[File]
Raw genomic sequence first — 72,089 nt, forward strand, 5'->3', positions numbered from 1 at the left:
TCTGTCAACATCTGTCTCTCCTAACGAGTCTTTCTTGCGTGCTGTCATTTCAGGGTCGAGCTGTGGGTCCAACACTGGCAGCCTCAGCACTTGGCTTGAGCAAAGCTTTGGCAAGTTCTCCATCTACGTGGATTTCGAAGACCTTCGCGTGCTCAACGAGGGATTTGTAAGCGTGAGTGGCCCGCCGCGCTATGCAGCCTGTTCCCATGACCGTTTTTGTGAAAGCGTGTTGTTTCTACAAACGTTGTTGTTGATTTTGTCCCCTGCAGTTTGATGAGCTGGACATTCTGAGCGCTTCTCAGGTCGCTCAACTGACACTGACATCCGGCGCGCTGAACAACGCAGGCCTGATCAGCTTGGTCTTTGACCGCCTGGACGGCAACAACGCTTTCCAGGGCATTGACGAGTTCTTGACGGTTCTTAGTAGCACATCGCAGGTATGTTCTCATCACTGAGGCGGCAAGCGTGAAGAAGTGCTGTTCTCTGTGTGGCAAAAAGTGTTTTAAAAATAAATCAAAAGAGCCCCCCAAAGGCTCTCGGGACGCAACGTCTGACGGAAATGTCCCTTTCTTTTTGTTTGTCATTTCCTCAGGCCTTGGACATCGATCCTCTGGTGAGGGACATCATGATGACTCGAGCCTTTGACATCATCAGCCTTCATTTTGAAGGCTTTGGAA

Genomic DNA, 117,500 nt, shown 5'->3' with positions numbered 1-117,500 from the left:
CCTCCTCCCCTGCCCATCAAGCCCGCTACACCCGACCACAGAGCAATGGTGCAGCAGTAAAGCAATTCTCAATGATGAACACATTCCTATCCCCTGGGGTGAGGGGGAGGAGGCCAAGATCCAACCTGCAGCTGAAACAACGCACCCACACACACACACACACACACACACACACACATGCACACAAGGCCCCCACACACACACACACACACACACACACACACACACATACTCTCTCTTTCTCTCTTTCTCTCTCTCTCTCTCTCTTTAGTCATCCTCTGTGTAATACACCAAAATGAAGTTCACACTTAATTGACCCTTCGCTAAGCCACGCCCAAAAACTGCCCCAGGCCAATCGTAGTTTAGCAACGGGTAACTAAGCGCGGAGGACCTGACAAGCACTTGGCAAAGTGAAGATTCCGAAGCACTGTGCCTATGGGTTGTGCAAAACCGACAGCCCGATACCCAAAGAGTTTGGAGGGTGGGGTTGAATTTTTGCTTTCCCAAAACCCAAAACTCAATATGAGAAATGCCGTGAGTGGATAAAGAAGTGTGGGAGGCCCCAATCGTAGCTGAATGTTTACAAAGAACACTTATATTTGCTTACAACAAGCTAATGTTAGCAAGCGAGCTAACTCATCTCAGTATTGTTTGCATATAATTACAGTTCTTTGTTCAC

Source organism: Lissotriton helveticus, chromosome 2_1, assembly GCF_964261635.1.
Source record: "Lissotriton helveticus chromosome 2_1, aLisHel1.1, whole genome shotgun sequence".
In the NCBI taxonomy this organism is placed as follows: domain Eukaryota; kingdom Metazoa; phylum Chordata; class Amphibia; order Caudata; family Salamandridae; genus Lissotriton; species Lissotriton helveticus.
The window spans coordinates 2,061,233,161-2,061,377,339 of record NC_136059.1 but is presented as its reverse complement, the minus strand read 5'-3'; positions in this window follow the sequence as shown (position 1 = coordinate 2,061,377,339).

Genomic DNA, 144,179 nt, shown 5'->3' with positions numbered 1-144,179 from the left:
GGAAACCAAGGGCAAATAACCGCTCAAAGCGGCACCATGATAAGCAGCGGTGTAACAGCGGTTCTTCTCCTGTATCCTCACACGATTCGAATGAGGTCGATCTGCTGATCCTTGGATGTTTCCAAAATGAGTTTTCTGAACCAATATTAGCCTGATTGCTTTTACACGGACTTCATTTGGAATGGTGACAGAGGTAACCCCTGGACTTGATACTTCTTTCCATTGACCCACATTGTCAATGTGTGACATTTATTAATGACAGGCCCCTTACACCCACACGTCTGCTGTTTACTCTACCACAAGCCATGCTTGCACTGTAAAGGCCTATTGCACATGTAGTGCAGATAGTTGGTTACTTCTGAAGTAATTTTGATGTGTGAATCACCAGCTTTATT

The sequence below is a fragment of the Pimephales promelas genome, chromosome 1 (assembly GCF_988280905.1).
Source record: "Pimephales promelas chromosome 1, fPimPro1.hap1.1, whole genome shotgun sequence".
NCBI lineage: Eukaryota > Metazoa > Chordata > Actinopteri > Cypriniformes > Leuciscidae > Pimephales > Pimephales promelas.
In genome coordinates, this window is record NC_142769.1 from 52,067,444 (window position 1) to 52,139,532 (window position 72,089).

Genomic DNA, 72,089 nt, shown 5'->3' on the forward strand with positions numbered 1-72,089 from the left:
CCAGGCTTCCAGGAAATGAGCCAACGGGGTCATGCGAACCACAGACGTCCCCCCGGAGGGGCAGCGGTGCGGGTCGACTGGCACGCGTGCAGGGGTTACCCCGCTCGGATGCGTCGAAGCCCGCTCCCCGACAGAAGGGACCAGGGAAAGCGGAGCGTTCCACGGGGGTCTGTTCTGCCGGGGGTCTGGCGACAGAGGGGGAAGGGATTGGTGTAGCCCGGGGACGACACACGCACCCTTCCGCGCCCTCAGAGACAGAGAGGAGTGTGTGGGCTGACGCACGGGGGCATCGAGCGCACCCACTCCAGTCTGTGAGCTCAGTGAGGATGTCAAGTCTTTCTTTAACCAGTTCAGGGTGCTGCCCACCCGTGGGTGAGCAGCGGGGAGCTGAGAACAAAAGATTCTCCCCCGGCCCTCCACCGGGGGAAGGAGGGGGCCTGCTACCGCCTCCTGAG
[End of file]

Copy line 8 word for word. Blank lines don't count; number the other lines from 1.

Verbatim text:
The window spans coordinates 2,061,233,161-2,061,377,339 of record NC_136059.1 but is presented as its reverse complement, the minus strand read 5'-3'; positions in this window follow the sequence as shown (position 1 = coordinate 2,061,377,339).